How Men Slowed Down Rolling Luggage

How Men Slowed Down Rolling Luggage

11/11/21 / Keyword: luggage

Why do some inventions and innovations take so long to happen? Maybe gender stereotypes are partly to blame. ECP coach Rob uses putting wheels on luggage as an example.

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Useful vocabulary

blindingly obvious: very obvious

to stare: to look fixedly at something with wide open eyes

to jump-start: give added impetus

castors: small swivelling wheels that help you move something

department store: a large shop with many different departments

fellow: a person in the same position or activity

crank: a rod bent at a right angle that is turned in a circular motion

gimmick: something designed to attract attention

intractable: difficult or stubborn

to bolster: to support or strengthen

to stunt: to prevent from growing or developing

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Why do some inventions and innovations take so long to happen? Maybe gender stereotypes are partly to blame. ECP coach Rob uses putting wheels on luggage as an example.

The other day, I turned my bookcase round 90 degrees and suddenly, with that simple and seemingly obvious action, doubled the space available for my slowly increasing permanent collection of books (I try to lend out, recycle or sell most books I read and I only keep hold of a few on a permanent basis). I could now place books on both sides of the book case. Why hadn’t I thought of that before?

Innovation is a curious thing. The “blindingly obvious” can, in fact, stare us in the face for an eternity before jump-starting a revolution in a particular area. Take the wheelie suitcase, for example. Nobody would imagine carrying their suitcase nowadays, right? So why did it take so long for someone to think of putting wheels on one? We drove a wheeled vehicle on the moon before we could buy a wheeled suitcase in shops, for goodness sake!

The standard story tells us that in 1970, an American luggage executive called Bernard Sadow unscrewed four castors from a wardrobe and fixed them to a suitcase. Then he put a strap on his contraption and patented it two years later. However, rolling luggage didn’t become an instant success. 

Years later, Sadow explained to the New York Times that men in particular resisted the concept – “it was a very macho thing”. No man would ever roll a suitcase because it was simply “unmanly”. Put it on your shoulder!

But crucially, a second gender stereotype was at work that meant Sadow could hardy get any US department stores to sell his wheelie suitcase – the mobility of women. There was nothing preventing a woman from rolling a suitcase because she had no masculinity to prove. But the assumption was that women didn’t travel alone. If a woman travelled, she travelled with a man who would carry her bag for her. The industry couldn’t see any commercial potential in putting wheels on bags.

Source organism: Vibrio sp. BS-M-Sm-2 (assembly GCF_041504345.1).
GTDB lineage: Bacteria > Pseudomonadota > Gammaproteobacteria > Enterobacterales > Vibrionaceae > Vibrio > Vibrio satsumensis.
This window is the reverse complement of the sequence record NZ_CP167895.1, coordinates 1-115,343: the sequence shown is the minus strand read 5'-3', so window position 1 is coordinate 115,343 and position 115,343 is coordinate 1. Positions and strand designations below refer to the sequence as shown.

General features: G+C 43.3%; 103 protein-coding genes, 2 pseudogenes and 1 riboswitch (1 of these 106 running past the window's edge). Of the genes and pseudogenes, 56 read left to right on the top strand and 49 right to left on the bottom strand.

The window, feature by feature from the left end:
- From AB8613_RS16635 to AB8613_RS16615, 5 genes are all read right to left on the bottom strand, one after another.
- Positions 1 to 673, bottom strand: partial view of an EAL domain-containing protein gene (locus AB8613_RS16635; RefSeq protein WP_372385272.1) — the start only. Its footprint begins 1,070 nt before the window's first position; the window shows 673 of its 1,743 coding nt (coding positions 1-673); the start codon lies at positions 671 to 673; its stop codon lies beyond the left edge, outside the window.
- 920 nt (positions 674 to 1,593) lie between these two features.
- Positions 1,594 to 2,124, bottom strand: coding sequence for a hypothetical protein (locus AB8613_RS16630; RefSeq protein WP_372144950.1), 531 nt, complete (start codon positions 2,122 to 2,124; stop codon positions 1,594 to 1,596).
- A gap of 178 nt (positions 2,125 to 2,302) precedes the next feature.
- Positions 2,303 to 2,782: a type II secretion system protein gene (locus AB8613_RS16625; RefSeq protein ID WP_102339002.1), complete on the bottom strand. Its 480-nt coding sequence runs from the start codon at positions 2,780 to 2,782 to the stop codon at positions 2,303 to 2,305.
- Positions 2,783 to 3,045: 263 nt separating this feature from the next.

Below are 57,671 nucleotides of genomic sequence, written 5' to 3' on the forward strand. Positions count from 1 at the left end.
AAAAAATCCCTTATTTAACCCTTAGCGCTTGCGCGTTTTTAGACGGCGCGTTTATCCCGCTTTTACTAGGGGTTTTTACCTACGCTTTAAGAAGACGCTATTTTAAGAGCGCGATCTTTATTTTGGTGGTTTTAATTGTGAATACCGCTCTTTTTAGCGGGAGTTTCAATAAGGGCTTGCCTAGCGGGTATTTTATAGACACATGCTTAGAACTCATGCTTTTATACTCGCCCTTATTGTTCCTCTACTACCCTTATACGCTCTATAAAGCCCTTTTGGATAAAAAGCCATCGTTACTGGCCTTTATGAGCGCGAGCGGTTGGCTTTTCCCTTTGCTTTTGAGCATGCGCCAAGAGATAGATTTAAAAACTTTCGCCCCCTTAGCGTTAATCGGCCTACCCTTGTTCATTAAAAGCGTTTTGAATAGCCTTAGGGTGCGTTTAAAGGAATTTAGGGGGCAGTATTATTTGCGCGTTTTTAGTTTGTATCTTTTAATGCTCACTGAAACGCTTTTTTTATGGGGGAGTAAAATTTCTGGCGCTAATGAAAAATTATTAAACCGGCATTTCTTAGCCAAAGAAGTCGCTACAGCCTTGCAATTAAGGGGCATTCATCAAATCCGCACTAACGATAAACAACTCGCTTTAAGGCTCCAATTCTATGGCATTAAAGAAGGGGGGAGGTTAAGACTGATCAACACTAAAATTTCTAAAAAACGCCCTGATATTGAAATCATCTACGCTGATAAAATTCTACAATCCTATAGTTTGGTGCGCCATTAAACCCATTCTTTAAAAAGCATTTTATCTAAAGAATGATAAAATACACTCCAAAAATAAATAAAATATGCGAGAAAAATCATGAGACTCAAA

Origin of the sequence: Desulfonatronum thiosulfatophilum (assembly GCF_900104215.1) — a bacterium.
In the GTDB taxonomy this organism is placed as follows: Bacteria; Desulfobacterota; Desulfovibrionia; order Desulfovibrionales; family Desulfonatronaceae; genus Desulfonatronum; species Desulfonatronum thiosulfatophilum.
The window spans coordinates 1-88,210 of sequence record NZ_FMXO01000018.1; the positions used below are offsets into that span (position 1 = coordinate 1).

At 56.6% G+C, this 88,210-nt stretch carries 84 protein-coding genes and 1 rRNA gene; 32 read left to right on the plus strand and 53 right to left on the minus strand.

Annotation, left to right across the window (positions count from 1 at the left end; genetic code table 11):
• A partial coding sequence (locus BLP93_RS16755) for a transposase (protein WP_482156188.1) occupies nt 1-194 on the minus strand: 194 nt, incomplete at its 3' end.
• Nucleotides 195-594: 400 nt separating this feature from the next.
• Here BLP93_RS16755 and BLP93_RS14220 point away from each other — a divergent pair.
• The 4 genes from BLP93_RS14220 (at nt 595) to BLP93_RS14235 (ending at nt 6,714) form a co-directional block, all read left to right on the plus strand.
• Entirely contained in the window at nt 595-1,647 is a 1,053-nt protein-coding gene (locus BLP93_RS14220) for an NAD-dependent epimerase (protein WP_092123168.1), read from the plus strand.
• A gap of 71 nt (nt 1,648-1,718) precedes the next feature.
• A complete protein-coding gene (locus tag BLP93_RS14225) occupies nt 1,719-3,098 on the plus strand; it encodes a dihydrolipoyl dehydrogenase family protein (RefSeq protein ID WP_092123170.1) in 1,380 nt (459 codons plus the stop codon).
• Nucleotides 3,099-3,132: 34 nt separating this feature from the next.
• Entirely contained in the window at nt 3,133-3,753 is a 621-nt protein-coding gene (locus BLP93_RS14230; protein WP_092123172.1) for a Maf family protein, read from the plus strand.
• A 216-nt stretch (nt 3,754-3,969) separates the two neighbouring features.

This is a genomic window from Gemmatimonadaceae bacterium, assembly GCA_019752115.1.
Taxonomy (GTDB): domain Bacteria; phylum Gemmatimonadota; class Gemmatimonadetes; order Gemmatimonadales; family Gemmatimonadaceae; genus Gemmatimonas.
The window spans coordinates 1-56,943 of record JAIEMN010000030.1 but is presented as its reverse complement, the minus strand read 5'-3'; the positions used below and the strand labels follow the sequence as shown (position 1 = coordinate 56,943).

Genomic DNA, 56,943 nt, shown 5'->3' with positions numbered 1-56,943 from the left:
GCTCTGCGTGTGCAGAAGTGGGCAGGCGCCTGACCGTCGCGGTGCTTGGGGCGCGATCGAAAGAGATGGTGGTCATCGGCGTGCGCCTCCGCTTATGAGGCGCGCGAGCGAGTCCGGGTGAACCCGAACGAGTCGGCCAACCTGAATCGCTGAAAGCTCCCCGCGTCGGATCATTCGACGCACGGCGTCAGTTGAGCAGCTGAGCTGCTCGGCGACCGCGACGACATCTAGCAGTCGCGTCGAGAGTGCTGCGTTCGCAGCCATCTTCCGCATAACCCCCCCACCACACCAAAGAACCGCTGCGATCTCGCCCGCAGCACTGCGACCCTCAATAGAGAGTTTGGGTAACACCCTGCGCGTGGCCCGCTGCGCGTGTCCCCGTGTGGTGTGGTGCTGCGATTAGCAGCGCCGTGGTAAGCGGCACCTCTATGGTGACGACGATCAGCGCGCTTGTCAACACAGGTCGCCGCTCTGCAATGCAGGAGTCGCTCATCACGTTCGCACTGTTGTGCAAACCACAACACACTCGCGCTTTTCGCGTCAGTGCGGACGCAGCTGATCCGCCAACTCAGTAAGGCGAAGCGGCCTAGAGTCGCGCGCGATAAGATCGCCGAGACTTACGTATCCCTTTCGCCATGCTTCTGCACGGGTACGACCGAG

But in 1987, Robert Plath, a Northwest Airlines pilot and DIY hobbyist, devised the modern cabin bag – smaller, more stable and with just two wheels. He sold his early models to fellow pilots and flight attendants, and it was the sight of cabin staff walking effortlessly through airports that established them as something professionals used. Finally, men no longer felt emasculated by wheels on suitcases.

In fact, women had been combining wheels and suitcases for decades before Sadow’s ‘invention’, but the genius of the idea flew under the radar because it flew in the face of prevailing gender stereotypes. Katrine Marçal in her book Mother of Invention: How Good Ideas Get Ignored in an Economy Built for Men, explains that this has been a common occurrence throughout history. The electric car is a good example, always perceived as slower and safer and therefore ‘feminine’, even back in the 1800s when the motor industry was in its infancy. The electric starter motor for the petrol-driven car – that substituted the manual, and physically demanding, crank – was a gimmick ‘for the ladies’. And why on earth would a man need a roof on his car if he didn’t have a fancy hairstyle to protect?  Turn to page 2

Marçal goes further: “Doctrines like ‘real men don’t eat vegetables’, ‘real men don’t get check-ups for minor things’ and ‘real men don’t have sex with condoms’ kill very real men every day,” she writes in The Guardian. “Our society’s ideas on masculinity are some of our most intractable, and our culture often values the preservation of certain concepts of masculinity over life itself,” she declares.

As the reality of climate change finally gets our full attention and we cry out for inventive solutions, maybe, as a society, we can learn to set aside those masculine mindsets that bolster attitudes towards problematic issues such as eating meat and driving large cars. They have undoubtedly stunted progress and innovation, something that could ultimately prove to be disastrous for us all.

Written by ECP coach Rob Hextall

You can read Katrine Marçal’s article here

Let’s chat about rolling luggage!

  1. According to the article, why did it take so long to invent the wheelie suitcase?
  2. Do you agree that “masculine mindsets have stunted progress and innovation”? Why/not?
  3. When was the last time you carried a suitcase or heavy bag?
  4. Describe some ‘macho’ attitudes that have changed during your lifetime. And some that haven’t.
  5. What is your favourite invention of the last 30-odd years? And one you dislike?

Take a moment to look at these related articles!

Forced to wear high heels at work?

Oxford Amends Sexist Definitions of Woman

Communication Revolutions: From the Telegraph to the Internet of Things

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